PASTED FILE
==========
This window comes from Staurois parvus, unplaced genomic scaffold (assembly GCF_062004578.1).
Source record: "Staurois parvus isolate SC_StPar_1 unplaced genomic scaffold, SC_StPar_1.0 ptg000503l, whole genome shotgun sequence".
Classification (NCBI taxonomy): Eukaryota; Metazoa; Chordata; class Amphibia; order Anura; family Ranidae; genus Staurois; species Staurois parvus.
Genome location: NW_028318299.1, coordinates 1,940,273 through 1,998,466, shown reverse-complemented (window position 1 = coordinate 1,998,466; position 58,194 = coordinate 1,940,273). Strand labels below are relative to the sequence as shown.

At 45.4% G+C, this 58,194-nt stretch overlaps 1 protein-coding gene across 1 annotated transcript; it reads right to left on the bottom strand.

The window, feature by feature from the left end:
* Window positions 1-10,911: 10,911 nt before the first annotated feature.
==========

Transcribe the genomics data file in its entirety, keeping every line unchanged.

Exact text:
This window comes from Staurois parvus, unplaced genomic scaffold (assembly GCF_062004578.1).
Source record: "Staurois parvus isolate SC_StPar_1 unplaced genomic scaffold, SC_StPar_1.0 ptg000503l, whole genome shotgun sequence".
Classification (NCBI taxonomy): Eukaryota; Metazoa; Chordata; class Amphibia; order Anura; family Ranidae; genus Staurois; species Staurois parvus.
Genome location: NW_028318299.1, coordinates 1,940,273 through 1,998,466, shown reverse-complemented (window position 1 = coordinate 1,998,466; position 58,194 = coordinate 1,940,273). Strand labels below are relative to the sequence as shown.

At 45.4% G+C, this 58,194-nt stretch overlaps 1 protein-coding gene across 1 annotated transcript; it reads right to left on the bottom strand.

The window, feature by feature from the left end:
* Window positions 1-10,911: 10,911 nt before the first annotated feature.